United States District Court, E.D. Michigan, Southern Division
OPINION AND ORDER GRANTING DEFENDANTS' MOTION TO
DISMISS PLAINTIFFS' AMENDED COMPLAINT (ECF NO.
V. PARKER U.S. DISTRICT JUDGE.
Dr. Naji Abduljaber, Mr. Abdus Samad Tootla, Mr. Alaa Saade,
and Mr. Ahmed Saleh Abusaleh filed this action based on their
alleged inclusion in the Terrorist Screening Database.
Defendants are Loretta E. Lynch, in her capacity as Attorney
General of the United States; James B. Comey, in his official
capacity as the Director of the Federal Bureau of
Investigation (“FBI”); Christopher M. Piehota, in
his official capacity as Director of the Terrorist Screening
Center (“TSC”); Jeh Johnson, in his official
capacity as the Secretary of the Department of Homeland
Security; R. Gil Kerlikowske, in his official capacity as
Commissioner of the United States Customs and Border
Protection (“CBP”); John S. Pistole, in his
official capacity as Administrator of the United States
Transportation Security Administration (“TSA”);
and John T. Morton, in his official capacity as Director of
the United States Immigration and Customs Enforcement
(“ICE”) (collectively, “Defendants”).
Presently before the Court is Defendants' motion to
dismiss Plaintiffs' amended complaint. (ECF No. 42.) The
parties have fully briefed the motion. Finding the facts and
legal arguments sufficiently presented in the parties'
briefs, the Court is dispensing with oral argument pursuant
to Eastern District of Michigan Local Rule 7.1(f). For the
reasons that follow, the Court is granting Defendants'
motion to dismiss.
Standard for Motion to Dismiss for Lack of Subject-Matter
Rule of Civil Procedure 12(b)(1) allows for motions asserting
lack of jurisdiction of the subject matter. Fed.R.Civ.P.
12(b)(1). Where a Rule 12(b)(1) motion contains a factual
attack, the court need not construe the allegations in the
non-moving party's favor because the burden of proving
jurisdiction is on the party asserting it. Moreover, it is
recognized that a party faced with a Rule 12(b)(1) motion to
dismiss may not rest on the truth of the facts asserted in
its pleadings. See Ohio Nat'l Life Ins. Co. v. United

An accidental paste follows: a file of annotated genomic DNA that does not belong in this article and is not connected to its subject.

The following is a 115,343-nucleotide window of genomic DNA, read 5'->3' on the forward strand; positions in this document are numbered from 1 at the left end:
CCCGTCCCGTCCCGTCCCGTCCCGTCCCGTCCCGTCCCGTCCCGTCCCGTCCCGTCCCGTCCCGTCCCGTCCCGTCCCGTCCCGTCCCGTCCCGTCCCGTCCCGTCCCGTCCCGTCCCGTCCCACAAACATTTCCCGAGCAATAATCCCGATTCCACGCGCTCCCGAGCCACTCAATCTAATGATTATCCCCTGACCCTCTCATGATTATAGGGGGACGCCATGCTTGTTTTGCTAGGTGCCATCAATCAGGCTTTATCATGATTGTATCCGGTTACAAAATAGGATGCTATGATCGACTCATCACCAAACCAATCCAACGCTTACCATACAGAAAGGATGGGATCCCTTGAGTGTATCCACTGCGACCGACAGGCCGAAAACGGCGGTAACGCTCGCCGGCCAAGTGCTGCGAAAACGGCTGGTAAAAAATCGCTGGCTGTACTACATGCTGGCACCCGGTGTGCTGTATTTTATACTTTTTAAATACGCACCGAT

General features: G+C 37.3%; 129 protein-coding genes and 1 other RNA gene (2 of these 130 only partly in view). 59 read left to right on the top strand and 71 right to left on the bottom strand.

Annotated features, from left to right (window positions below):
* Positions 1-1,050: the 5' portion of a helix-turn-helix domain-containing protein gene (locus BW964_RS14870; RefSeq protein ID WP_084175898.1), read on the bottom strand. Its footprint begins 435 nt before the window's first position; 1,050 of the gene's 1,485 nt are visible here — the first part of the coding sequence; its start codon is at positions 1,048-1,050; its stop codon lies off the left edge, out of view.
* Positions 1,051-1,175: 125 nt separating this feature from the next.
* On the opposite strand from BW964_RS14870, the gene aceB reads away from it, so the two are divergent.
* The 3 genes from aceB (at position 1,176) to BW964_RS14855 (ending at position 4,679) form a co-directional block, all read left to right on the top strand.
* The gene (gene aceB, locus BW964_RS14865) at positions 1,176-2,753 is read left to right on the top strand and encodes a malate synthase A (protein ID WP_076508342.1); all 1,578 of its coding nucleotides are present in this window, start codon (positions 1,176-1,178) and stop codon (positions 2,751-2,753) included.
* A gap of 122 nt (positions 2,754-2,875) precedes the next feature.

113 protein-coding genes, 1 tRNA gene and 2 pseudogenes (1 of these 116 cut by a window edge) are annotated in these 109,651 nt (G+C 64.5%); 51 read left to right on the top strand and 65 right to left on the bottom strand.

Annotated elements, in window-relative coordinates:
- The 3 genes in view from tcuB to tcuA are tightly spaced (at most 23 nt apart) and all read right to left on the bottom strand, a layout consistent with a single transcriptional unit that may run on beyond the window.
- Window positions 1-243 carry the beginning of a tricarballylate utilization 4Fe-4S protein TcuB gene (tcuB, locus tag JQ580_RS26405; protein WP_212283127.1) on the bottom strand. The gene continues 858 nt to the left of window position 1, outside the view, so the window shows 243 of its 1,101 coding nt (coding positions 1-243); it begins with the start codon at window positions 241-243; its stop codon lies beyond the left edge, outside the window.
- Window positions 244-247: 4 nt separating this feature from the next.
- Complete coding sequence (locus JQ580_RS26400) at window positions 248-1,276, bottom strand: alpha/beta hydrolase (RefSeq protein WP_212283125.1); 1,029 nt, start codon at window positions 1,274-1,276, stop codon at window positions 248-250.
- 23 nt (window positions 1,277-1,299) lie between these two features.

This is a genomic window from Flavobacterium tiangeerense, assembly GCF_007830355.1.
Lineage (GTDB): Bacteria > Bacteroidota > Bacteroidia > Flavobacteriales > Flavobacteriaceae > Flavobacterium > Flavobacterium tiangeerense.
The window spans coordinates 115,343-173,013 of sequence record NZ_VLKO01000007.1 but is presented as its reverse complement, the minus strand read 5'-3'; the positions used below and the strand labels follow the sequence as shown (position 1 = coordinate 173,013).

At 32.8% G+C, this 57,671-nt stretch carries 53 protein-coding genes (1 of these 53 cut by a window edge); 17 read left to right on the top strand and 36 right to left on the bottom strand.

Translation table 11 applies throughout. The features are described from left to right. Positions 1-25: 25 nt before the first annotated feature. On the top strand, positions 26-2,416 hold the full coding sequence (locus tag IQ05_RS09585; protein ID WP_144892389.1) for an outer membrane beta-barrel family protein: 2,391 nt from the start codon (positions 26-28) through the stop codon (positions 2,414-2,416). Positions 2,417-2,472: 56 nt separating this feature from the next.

States, 922 F.2d 320, 325 (6th Cir.1990) (“[W]hen
a court reviews a complaint under a factual attack [on
jurisdiction], ... no presumptive truthfulness applies to the
factual allegations.”); Exchange Nat'l Bank of
Chicago v. Touch Ross & Co., 544 F.2d 1126, 1131 (2d
Cir.1976) (“[A] party opposing a Rule 12(b)(1) motion
cannot rest on the mere assertion that factual issues may
a defendant moves for a motion to dismiss under both Rule
12(b)(1) and (b)(6), the court should consider the 12(b)(1)
motion first because the 12(b)(6) motion is moot if subject
matter jurisdiction does not exist.” Taylor v.
Dep't of Human Servs. of Michigan, No. 09-CV-14639,
2010 WL 1257347, at *1-2 (E.D.Mich. Mar. 30, 2010) (quoting
Moir v. Greater Cleveland Reg'l Transit Auth.,
895 F.2d 266, 269 (6th Cir.1990)).
Standard for Motion to Dismiss for Failure to State a
motion to dismiss pursuant to Rule 12(b)(6) tests the legal
sufficiency of the complaint. RMI Titanium Co. v.
Westinghouse Elec. Corp., 78 F.3d 1125, 1134 (6th Cir.
1996). Under Federal Rule of Civil Procedure 8(a)(2), a
pleading must contain a “short and plain statement of
the claim showing that the pleader is entitled to
relief.” To survive a motion to dismiss, a complaint
need not contain “detailed factual allegations, ”
but it must contain more than “labels and
conclusions” or “a formulaic recitation of the
elements of a cause of action . . ..” Bell Atlantic
Corp. v. Twombly, 550 U.S. 544, 555 (2007). A complaint
does not “suffice if it tenders ‘naked
assertions' devoid of ‘further factual
enhancement.' ” Ashcroft v. Iqbal, 556
U.S. 662, 678 (2009) (quoting Twombly, 550 U.S. at
Supreme Court provided in Iqbal and
Twombly, “[t]o survive a motion to dismiss, a
complaint must contain sufficient factual matter, accepted as
true, to ‘state a claim to relief that is plausible on
its face.' ” Id. (quoting
Twombly, 550 U.S. at 570). “A claim has facial
plausibility when the plaintiff pleads factual content that
allows the court to draw the reasonable inference that the
defendant is liable for the misconduct alleged.”
Id. (citing Twombly, 550 U.S. at 556). The
plausibility standard “does not impose a probability
requirement at the pleading stage; it simply calls for enough
facts to raise a reasonable expectation that discovery will
reveal evidence of illegal [conduct].”